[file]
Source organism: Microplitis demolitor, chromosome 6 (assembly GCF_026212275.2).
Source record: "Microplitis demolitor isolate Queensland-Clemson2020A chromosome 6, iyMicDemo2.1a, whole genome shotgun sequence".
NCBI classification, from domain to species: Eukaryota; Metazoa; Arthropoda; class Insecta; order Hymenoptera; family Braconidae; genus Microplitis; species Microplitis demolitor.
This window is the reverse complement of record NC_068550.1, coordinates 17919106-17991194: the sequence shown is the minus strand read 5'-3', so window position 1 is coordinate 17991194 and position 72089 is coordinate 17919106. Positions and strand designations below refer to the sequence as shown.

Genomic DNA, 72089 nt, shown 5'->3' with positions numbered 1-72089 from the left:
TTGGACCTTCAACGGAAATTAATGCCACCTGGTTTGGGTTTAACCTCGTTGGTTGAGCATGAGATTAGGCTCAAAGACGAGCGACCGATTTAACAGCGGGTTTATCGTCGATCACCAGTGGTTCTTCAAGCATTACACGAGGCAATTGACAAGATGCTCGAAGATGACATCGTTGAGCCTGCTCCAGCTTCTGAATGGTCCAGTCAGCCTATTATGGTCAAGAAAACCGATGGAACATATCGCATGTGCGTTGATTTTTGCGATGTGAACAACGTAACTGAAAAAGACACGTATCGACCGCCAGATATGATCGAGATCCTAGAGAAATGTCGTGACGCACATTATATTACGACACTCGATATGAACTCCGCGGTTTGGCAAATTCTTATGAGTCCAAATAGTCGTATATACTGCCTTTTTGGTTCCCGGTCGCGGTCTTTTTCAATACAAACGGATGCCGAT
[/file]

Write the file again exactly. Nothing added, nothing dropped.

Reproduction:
Source organism: Microplitis demolitor, chromosome 6 (assembly GCF_026212275.2).
Source record: "Microplitis demolitor isolate Queensland-Clemson2020A chromosome 6, iyMicDemo2.1a, whole genome shotgun sequence".
NCBI classification, from domain to species: Eukaryota; Metazoa; Arthropoda; class Insecta; order Hymenoptera; family Braconidae; genus Microplitis; species Microplitis demolitor.
This window is the reverse complement of record NC_068550.1, coordinates 17919106-17991194: the sequence shown is the minus strand read 5'-3', so window position 1 is coordinate 17991194 and position 72089 is coordinate 17919106. Positions and strand designations below refer to the sequence as shown.

Genomic DNA, 72089 nt, shown 5'->3' with positions numbered 1-72089 from the left:
TTGGACCTTCAACGGAAATTAATGCCACCTGGTTTGGGTTTAACCTCGTTGGTTGAGCATGAGATTAGGCTCAAAGACGAGCGACCGATTTAACAGCGGGTTTATCGTCGATCACCAGTGGTTCTTCAAGCATTACACGAGGCAATTGACAAGATGCTCGAAGATGACATCGTTGAGCCTGCTCCAGCTTCTGAATGGTCCAGTCAGCCTATTATGGTCAAGAAAACCGATGGAACATATCGCATGTGCGTTGATTTTTGCGATGTGAACAACGTAACTGAAAAAGACACGTATCGACCGCCAGATATGATCGAGATCCTAGAGAAATGTCGTGACGCACATTATATTACGACACTCGATATGAACTCCGCGGTTTGGCAAATTCTTATGAGTCCAAATAGTCGTATATACTGCCTTTTTGGTTCCCGGTCGCGGTCTTTTTCAATACAAACGGATGCCGAT